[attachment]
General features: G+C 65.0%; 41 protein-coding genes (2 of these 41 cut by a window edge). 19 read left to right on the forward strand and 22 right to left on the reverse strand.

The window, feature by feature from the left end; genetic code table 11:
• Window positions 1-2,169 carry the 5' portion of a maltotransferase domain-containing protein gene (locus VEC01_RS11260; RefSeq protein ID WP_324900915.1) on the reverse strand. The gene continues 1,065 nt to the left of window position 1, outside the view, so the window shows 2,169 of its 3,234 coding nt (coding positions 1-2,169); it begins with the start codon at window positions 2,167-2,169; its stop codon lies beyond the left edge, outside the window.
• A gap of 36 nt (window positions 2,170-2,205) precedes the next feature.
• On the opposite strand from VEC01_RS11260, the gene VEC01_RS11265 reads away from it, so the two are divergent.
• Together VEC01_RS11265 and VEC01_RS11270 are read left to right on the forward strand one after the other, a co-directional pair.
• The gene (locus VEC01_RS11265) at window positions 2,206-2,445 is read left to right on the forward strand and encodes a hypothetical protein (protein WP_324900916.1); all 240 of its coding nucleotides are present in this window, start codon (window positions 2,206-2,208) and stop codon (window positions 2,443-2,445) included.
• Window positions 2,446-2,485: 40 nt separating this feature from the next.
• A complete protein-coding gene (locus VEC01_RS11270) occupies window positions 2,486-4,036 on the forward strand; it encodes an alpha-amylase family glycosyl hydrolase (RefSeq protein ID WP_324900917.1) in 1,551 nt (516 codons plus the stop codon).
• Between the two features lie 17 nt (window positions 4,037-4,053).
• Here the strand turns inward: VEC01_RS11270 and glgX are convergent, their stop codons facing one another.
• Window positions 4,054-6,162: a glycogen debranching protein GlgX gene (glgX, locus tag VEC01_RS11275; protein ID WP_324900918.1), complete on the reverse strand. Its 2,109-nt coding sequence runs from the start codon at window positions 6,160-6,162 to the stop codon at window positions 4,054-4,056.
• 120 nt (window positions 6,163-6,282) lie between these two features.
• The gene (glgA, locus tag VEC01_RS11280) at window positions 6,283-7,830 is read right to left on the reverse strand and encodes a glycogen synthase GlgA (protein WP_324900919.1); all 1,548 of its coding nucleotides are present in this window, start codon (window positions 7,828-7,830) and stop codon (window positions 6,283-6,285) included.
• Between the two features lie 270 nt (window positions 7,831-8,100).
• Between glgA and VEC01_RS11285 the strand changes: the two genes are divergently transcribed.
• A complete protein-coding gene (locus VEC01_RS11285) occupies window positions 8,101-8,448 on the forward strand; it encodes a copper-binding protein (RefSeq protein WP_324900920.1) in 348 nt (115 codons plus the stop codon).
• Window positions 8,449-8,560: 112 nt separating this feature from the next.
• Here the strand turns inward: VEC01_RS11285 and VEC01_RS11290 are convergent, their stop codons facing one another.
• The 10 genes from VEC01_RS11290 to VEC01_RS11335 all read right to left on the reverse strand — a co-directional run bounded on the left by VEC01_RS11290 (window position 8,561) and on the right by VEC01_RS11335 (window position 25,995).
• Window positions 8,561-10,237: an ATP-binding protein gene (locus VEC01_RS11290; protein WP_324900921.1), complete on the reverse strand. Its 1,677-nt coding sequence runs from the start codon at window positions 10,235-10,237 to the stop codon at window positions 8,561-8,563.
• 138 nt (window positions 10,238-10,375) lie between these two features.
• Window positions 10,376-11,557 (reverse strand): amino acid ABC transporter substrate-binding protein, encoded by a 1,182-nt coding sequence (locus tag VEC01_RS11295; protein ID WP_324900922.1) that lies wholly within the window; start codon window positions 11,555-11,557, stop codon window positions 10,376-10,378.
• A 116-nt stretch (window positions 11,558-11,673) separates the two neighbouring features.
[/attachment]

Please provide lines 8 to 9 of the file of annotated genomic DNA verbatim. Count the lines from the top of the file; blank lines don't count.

• Window positions 2,446-2,485: 40 nt separating this feature from the next.
• A complete protein-coding gene (locus VEC01_RS11270) occupies window positions 2,486-4,036 on the forward strand; it encodes an alpha-amylase family glycosyl hydrolase (RefSeq protein ID WP_324900917.1) in 1,551 nt (516 codons plus the stop codon).